Back to the source: Taking an emulated MC200 back to Psion’s old HQ in Harcourt St

In London on a work trip I decided to do some Psight-seeing. Probably the nerdiest thing I’ve ever done.

Above: a video playing on a street in London…. but not just any video; this is MAME emulating a PSION MC200 and not just any street; this is opposite 17 Harcourt Street – part of Psion’s old London HQ. (Apologies for the appalling video quality – too much reflection on the laptop screen confused the phone’s auto-focus; it prefers the reflection of my ugly mug rather than the emulated MC on the screen!).

Letterbox Love – hello from 1990

An update on the MC400 emulation quest so far:
The project has gathered MC200/400 ROM images from versions
0.62A – a sort of basic post-manufacturing test version,
1.26F – pre-SDK version,
2.12F and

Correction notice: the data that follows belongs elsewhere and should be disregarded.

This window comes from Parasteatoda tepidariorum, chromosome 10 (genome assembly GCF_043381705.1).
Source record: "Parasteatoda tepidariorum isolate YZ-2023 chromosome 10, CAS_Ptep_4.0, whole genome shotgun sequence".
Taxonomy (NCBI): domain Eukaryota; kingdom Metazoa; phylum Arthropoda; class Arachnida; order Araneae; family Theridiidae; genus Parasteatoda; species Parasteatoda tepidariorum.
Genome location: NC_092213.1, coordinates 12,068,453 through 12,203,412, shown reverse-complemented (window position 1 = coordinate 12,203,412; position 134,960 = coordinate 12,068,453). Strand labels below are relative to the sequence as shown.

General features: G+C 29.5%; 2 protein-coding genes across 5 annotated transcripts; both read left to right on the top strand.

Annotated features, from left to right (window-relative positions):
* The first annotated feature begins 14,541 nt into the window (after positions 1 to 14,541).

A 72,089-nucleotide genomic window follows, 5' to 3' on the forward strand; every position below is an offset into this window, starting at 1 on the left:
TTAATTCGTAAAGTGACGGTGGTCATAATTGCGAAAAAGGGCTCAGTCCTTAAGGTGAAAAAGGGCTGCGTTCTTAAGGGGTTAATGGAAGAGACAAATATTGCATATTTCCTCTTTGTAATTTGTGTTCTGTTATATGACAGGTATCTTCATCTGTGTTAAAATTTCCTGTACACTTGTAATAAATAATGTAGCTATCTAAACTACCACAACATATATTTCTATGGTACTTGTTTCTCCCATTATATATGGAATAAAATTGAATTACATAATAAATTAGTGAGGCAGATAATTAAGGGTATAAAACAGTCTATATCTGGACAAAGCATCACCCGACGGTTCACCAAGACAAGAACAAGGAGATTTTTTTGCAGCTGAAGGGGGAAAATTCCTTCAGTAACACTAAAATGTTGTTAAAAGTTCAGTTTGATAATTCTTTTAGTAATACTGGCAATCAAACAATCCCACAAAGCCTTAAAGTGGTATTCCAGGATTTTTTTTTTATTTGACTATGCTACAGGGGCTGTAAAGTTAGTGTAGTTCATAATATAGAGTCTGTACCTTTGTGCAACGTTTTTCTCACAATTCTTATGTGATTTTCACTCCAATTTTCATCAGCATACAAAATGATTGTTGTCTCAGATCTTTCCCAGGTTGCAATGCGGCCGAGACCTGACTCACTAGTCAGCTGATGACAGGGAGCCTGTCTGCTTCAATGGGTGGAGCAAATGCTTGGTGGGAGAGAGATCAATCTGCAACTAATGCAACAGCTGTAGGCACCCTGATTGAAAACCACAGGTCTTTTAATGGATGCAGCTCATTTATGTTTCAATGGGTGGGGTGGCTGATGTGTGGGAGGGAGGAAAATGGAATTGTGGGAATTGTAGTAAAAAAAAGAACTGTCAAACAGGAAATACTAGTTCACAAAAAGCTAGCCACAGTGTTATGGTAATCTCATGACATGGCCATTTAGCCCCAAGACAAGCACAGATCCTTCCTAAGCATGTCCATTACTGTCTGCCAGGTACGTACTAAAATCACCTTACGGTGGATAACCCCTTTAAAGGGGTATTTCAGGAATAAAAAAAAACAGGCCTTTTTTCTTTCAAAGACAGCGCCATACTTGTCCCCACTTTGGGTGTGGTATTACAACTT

2.60F – the final MC WORD release.

Detective work done to enable emulation of the MC hardware has included inspection of the SIBO/EPOC16 SDK include/header files together with block diagrams from the HDK and old hardware/PCBs. This has enabled significant decoding of how the custom ASICs in this range of Psion machines are realised and together with some anonymous donations of information from people with detailed Psion technical knowledge (and use of Matt Gumbley’s code from the long-defunct “SIBO Linux” project) we now have an emulation environment that will boot a stock ROM image and includes support for the MC’s digitiser(touchpad) and the (read-only for now) loading of binary images of Psion SSDs so other apps (like the spreadsheet) can be installed.

MC400 WORD V2.60F + spreadsheet says “Hello”…

Oh, and there’s also an emulation for the Psion HC120 too… 😉

HC is alive!

All credit goes to MAME developer Nigel Barnes aka Pernod who’s put in all the hard work to actual realise this!

NOTE: The original copyright in this work has passed from Psion (via Motorola Solutions) to Zebra Technologies Corp – the activities detailed here are driven by an appreciation of what was ground-breaking technology and a desire to preserve and archive details of the physical machines that were built at the time via emulation.

Published by zedstarr

Chilled out human being, doing techy stuff.

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